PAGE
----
Lady Audley's Secret

Lady Audley's Secret Metaphors and Similes

"Her crimson dress... hung about her in folds that looked like flames" (107) (Simile)

This simile is important because it evokes the sinister nature of Lady Audley. Rather than comparing her red dress to something positive, it is described as resembling a destructive and unpredictable force: fire. The simile also foreshadows the fire Lady Audley will set at the Castle Inn in the hopes of killing Robert and Luke.

"It's as dark as midnight from first to last" (135) (Simile)

Robert describes the mystery of George's disappearance as being as dark as midnight to illustrate how confusing it is, and how difficult it is to see clearly what has happened. The simile, however, is slightly ironic: while murders and disappearances would more typically be expected to take place in the dark hours of the night, George actually vanishes in broad daylight on a beautiful sunny afternoon.

"She goes through the world as she does across country–straight ahead and over everything" (149) Simile

This simile is used by Robert to draw a comparison between Alicia's behavior when she hunts on horseback, and her behavior in general. Robert feels that Alicia is too assertive and outspoken, and he does not find these traits appropriate or attractive in a woman. This simile reveals Robert's expectations of what it means to be a proper woman: not to participate in activities like hunting, and not to be assertive in one's behavior. It reveals how strict conventions of Victorian femininity were.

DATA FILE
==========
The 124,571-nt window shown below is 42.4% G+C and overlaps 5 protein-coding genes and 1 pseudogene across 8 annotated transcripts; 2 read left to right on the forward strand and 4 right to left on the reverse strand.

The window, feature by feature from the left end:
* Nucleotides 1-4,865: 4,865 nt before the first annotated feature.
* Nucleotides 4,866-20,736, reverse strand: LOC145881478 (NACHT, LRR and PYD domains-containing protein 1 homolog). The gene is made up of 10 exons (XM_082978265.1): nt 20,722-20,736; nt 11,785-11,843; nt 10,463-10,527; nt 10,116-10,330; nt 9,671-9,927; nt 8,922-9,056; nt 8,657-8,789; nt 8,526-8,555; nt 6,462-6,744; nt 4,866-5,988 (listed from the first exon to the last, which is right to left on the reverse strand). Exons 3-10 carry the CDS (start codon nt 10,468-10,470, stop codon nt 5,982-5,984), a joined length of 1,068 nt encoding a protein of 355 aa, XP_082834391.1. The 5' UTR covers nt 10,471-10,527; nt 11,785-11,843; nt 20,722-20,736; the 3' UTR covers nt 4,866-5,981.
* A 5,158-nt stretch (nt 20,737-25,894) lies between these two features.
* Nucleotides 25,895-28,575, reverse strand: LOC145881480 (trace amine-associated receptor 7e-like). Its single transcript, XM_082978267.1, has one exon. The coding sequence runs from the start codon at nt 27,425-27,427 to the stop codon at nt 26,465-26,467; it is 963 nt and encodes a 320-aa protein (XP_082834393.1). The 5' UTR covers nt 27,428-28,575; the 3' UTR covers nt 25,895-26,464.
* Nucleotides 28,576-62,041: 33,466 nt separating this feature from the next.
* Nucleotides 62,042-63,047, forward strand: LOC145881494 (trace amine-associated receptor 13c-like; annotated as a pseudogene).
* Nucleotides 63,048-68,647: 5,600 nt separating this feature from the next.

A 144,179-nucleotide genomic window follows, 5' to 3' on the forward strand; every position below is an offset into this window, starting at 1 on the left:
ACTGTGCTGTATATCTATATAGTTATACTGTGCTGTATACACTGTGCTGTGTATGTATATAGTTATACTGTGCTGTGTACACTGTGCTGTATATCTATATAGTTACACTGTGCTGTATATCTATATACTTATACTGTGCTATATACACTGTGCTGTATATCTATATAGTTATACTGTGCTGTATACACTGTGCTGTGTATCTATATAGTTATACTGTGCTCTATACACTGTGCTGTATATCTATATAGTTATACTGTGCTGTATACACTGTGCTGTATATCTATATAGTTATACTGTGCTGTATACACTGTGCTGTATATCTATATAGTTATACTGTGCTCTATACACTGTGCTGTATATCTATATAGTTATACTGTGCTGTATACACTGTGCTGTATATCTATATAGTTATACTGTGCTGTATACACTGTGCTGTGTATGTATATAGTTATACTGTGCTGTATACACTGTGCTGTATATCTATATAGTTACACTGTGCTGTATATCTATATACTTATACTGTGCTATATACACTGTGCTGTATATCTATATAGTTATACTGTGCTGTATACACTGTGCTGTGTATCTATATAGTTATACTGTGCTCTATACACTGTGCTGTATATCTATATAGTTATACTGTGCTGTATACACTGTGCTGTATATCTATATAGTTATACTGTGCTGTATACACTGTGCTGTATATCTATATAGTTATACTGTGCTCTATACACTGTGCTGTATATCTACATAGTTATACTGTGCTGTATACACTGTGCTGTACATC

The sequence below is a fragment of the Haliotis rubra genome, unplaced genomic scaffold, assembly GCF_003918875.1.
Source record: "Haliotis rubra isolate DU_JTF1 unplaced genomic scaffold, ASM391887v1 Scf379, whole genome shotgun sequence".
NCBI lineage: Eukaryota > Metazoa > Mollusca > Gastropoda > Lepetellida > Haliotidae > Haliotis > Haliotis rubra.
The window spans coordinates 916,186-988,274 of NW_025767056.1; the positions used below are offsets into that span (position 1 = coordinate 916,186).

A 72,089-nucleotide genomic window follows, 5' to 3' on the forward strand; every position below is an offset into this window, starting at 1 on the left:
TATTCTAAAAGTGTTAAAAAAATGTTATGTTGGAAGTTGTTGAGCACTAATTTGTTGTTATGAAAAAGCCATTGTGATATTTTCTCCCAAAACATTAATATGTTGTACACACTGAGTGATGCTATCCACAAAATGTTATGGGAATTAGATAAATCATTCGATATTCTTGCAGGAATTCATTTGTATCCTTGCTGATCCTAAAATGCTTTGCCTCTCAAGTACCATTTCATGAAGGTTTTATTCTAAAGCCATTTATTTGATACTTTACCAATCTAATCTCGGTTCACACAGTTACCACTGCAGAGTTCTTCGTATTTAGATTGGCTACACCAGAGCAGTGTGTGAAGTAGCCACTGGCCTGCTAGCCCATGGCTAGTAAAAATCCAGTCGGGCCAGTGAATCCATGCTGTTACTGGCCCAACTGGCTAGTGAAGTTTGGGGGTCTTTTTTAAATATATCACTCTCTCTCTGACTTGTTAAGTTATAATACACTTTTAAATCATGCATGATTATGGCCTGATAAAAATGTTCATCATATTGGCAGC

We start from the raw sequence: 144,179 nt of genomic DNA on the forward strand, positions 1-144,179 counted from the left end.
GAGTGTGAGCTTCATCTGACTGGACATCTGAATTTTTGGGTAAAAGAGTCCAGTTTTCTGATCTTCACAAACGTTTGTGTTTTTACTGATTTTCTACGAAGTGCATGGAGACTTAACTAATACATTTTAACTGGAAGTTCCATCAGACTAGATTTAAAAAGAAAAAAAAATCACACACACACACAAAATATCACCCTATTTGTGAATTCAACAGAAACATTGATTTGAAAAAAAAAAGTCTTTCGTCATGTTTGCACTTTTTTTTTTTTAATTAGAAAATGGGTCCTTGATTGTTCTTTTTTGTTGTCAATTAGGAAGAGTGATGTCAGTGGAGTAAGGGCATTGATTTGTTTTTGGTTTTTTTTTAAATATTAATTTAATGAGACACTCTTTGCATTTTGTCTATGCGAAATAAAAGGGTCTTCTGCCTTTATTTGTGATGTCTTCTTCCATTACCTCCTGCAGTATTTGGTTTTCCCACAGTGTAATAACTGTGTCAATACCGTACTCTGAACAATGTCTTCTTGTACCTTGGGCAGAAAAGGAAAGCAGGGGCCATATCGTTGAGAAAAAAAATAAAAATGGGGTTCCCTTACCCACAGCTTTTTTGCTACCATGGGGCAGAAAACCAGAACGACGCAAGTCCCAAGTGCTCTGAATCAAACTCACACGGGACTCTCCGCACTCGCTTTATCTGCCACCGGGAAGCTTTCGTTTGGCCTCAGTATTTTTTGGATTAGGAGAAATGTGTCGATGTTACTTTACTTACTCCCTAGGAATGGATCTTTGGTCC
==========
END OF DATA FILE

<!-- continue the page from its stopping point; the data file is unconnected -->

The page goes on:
"The winter sunlight... lit up the azure of those beautiful eyes, till their colour seemed to flicker and tremble betwixt blue and green, as the opal tints of the sea change upon a summer's day" (150) (Simile)

This simile primarily serves to highlight the beauty of Lady Audley's appearance. At the same time, the simile suggests that she can be changeable and inconsistent, supporting the idea that there is more to her than there appears to be. The comparison to the sea also evokes something that is powerful and has destructive potential; it is not a simple, domestic comparison.

"There were no shady nooks in his character into which one could creep for shelter from his hard daylight" (pg 205) (Metaphor)

This metaphor is used to describe Mr. Harcourt Talboys, the father of George and Clara. He is described as resembling a rigid, square building that does not provide any comfortable shelter. The metaphor helps to explain Mr. Talboys's behavior in disowning his son George. It critiques people who are too simplistic and rigid in their thoughts. This metaphor provides a balance to some of the other character portrayals: while characters who are deceptive, multi-faceted, and able to conceal secrets, such as Lady Audley, can be dangerous, characters who are completely single-minded and unambiguous can be dangerous as well.